Um, no.
But I am aware of how much these tickets were -- even at 50% off.
And we are going!
Within about one second of the curtain rising, I put my seat belt on and prayed that child services had the night off.
For the next 90 minutes the three of us watched a show about young men and women doing drugs, drinking alcohol and having sex.
Did I mention they were doing drugs?
I peaked over a few times to make sure my 13-year old daughter and 11-year old son were having fun.
Which they were.
After the final musical note of the night, I gingerly turned to my kids and said, “so, how'd you like it?”
Dramatic pause.
“I loved it,” they each said.
Ok, so far so good.
I figured they liked the music and I know they liked the show, but how about the story?
Well if this means anything, before I even asked, my son informed me that the play had a great message.
Don't do drugs!
That was worth the price of admission.
Now if he could only explain to me the meaning of Bohemian Rhapsody.

Thursday, October 14, 2010

Yours, Miners and Ours

It's been 59 days since I boarded the plane and left my wife and three kids behind.
This Friday we will be reunited.
And it will feel so good.
Even if only for a few days.
I have spent much of those 59 days thinking of my family.
Texting with my family.
Skype-ing with my family.
Missing my family.
I have also spent much of those 59 days enjoying life.
Doing what I want.
When I want.
Where I want.
As much as I miss them and as hard as this has been, I have nothing to complain about.
Not when you compare my life to the 33 brave men and their families who have captured our hearts from across the world.
Watching the incredible images of the last few days from Chile has served as reminder #5397 just how lucky I am.
Like me, they too have been separated from their wife.
And their kids.
And in some cases their mistress.
Them, not me.
They left for work 70+ days ago.
Today, they are home.
It is impossible to comprehend what life must've been like for them.
True, I may, possibly, be able to relate on some tiny level to how much those men have missed their wife.
And their kids.
And their dog.
But that's where the comparison stops.
For the last two months I showered every day.
Twice if I wanted.
I eat three meals every day.
Four if I wanted.
More if I wanted.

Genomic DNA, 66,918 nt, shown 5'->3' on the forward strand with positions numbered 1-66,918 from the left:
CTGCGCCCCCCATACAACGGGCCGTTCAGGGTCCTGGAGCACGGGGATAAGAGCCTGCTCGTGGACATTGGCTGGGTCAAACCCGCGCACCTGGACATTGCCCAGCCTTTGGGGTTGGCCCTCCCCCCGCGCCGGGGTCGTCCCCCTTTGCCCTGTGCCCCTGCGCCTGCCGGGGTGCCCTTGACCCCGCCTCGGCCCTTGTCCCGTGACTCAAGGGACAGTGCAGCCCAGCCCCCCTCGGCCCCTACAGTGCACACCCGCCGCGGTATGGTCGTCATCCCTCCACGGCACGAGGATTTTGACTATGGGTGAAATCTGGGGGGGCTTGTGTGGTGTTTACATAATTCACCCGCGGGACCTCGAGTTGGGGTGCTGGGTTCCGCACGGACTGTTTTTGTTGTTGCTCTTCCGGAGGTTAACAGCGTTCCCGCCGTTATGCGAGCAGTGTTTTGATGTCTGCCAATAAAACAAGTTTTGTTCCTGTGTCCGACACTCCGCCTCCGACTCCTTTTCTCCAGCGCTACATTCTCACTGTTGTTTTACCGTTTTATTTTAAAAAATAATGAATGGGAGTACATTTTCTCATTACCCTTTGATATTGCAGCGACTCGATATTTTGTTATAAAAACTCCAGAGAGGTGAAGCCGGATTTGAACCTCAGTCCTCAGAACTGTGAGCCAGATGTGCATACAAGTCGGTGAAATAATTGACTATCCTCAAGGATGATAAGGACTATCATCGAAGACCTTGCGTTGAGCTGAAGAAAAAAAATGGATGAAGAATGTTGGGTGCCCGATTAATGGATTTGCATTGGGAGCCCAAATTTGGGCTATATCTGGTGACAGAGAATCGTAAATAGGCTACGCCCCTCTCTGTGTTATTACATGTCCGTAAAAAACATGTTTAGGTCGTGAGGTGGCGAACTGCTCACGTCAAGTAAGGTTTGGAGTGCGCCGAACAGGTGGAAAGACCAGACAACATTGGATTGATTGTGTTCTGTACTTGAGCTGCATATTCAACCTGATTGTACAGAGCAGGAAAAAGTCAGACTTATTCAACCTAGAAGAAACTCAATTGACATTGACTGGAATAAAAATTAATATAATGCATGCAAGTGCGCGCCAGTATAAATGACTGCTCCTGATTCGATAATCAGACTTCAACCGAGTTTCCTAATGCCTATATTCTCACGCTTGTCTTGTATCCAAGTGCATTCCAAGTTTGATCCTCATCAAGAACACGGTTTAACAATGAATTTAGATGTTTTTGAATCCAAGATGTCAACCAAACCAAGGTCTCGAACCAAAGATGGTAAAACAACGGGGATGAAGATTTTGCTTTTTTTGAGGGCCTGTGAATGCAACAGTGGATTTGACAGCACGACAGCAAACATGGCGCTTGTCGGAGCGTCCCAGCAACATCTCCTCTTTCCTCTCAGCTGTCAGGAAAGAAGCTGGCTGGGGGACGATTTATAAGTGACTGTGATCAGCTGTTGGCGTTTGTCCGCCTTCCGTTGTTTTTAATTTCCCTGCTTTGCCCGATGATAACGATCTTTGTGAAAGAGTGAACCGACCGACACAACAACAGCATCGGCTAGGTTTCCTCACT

I also could watch any reality show I wanted.
I wasn't forced to live one.
Like millions of people around the world, I watched as the hype built for this rescue attempt.
You couldn’t help but recognize what was about to happen.
But honestly, I had no idea how amazing it would be.
The first miner to reach safe ground was exciting.   
So was the 2nd.  And the 3rd.   And the 13th.   And the 19th.   And the 26th.   And the 28th.    And the 32nd.
And finally, the 33rd.
It never got old.
With each man brought back to earth and brought back to his family, the story got even better.
Seeing the reaction of the men who were rescued and the reaction of the men doing the rescuing was truly inspiring.
But to see the reaction of the family members waiting to hold their hero was overwhelming.
I don't do very well watching other people cry.
I usually join in.
You should’ve seen me at the movie Ghost.   It was ugly.
For anybody who was able to watch the rescue in Chile and keep a dry eye, shame on you.
This was a real life miracle, unfolding right in front of our eyes.
These things just don't happen.
Ok, Capt Sully might disagree.
But with all of the bad in this world and all of the stories that seem to gobble up our attention, this was one for the good guys.
This was truly must see TV.
Just imagine if Survivor, Amazing Race, Fear Factor and I’m a Celebrity Get Me Outta Here got mixed into one. 
Come on -- 33 miners trapped nearly a half a mile underground.
They survived by eating one spoonful of tuna every two days.
17 days later, they get a note out that they are ok.
Oliver Stone, is that you?
Then, with more camera angles than a match at Wimbledon, we watch these men take a 2,200 foot ride back to safety.
In a capsule the size of a New York apartment.
If you want to see a story like this, it usually involves George Clooney or Matt Damon.
Not Florencio Avalos Silva the first guy to be brought back.
Or Ariel Ticona Yanez, who became a father while being trapped underground.
Or Jose Henrique Gonzalez, who has been married for 33 years, worked at the mine for 33 years and was one of 33 trapped men.
I wonder if he’s heard of Larry Bird?
Perhaps the most shocking part of this story was how good these men looked when they got out of the capsule.
Especially after what they’d been through.
What was in that cave after all?
They were all clean shaven.
Hair and makeup was perfect.
The clothes were dirty, but not messy.
Nobody was hungry.
It was exactly like a Hollywood set.
Which is exactly where this story is headed.